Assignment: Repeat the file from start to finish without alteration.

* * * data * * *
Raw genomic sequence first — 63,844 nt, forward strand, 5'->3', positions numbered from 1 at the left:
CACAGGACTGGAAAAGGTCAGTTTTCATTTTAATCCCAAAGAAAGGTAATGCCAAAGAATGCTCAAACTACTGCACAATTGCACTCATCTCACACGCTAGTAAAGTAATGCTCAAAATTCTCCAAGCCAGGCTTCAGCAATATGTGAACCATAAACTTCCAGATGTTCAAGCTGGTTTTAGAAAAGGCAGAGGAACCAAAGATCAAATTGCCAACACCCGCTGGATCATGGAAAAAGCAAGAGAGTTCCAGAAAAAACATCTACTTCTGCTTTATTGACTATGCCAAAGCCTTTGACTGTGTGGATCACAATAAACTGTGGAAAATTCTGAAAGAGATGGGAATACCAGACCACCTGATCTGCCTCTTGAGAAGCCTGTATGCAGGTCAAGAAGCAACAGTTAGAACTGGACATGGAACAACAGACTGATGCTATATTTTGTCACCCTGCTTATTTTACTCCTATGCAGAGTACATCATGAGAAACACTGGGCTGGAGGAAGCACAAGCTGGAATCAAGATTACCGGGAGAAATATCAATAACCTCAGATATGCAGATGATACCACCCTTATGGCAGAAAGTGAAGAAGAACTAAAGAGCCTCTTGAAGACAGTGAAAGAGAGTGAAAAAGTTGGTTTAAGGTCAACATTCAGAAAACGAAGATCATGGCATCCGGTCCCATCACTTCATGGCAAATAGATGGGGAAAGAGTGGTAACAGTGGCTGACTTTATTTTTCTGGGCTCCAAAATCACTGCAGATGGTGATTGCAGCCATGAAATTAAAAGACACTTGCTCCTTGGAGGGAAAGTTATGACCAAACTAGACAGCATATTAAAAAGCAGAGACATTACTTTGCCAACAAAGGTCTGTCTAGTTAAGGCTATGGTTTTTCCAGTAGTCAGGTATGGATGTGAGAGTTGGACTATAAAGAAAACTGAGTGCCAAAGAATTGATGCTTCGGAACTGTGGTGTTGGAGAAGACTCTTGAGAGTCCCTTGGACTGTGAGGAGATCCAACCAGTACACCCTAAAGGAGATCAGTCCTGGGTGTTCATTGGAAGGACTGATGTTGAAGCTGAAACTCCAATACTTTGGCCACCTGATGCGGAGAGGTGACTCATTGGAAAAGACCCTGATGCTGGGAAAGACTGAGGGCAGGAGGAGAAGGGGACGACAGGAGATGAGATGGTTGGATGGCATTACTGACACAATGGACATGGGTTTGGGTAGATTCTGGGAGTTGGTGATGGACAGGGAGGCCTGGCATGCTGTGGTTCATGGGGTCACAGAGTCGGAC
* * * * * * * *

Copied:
Raw genomic sequence first — 63,844 nt, forward strand, 5'->3', positions numbered from 1 at the left:
CACAGGACTGGAAAAGGTCAGTTTTCATTTTAATCCCAAAGAAAGGTAATGCCAAAGAATGCTCAAACTACTGCACAATTGCACTCATCTCACACGCTAGTAAAGTAATGCTCAAAATTCTCCAAGCCAGGCTTCAGCAATATGTGAACCATAAACTTCCAGATGTTCAAGCTGGTTTTAGAAAAGGCAGAGGAACCAAAGATCAAATTGCCAACACCCGCTGGATCATGGAAAAAGCAAGAGAGTTCCAGAAAAAACATCTACTTCTGCTTTATTGACTATGCCAAAGCCTTTGACTGTGTGGATCACAATAAACTGTGGAAAATTCTGAAAGAGATGGGAATACCAGACCACCTGATCTGCCTCTTGAGAAGCCTGTATGCAGGTCAAGAAGCAACAGTTAGAACTGGACATGGAACAACAGACTGATGCTATATTTTGTCACCCTGCTTATTTTACTCCTATGCAGAGTACATCATGAGAAACACTGGGCTGGAGGAAGCACAAGCTGGAATCAAGATTACCGGGAGAAATATCAATAACCTCAGATATGCAGATGATACCACCCTTATGGCAGAAAGTGAAGAAGAACTAAAGAGCCTCTTGAAGACAGTGAAAGAGAGTGAAAAAGTTGGTTTAAGGTCAACATTCAGAAAACGAAGATCATGGCATCCGGTCCCATCACTTCATGGCAAATAGATGGGGAAAGAGTGGTAACAGTGGCTGACTTTATTTTTCTGGGCTCCAAAATCACTGCAGATGGTGATTGCAGCCATGAAATTAAAAGACACTTGCTCCTTGGAGGGAAAGTTATGACCAAACTAGACAGCATATTAAAAAGCAGAGACATTACTTTGCCAACAAAGGTCTGTCTAGTTAAGGCTATGGTTTTTCCAGTAGTCAGGTATGGATGTGAGAGTTGGACTATAAAGAAAACTGAGTGCCAAAGAATTGATGCTTCGGAACTGTGGTGTTGGAGAAGACTCTTGAGAGTCCCTTGGACTGTGAGGAGATCCAACCAGTACACCCTAAAGGAGATCAGTCCTGGGTGTTCATTGGAAGGACTGATGTTGAAGCTGAAACTCCAATACTTTGGCCACCTGATGCGGAGAGGTGACTCATTGGAAAAGACCCTGATGCTGGGAAAGACTGAGGGCAGGAGGAGAAGGGGACGACAGGAGATGAGATGGTTGGATGGCATTACTGACACAATGGACATGGGTTTGGGTAGATTCTGGGAGTTGGTGATGGACAGGGAGGCCTGGCATGCTGTGGTTCATGGGGTCACAGAGTCGGAC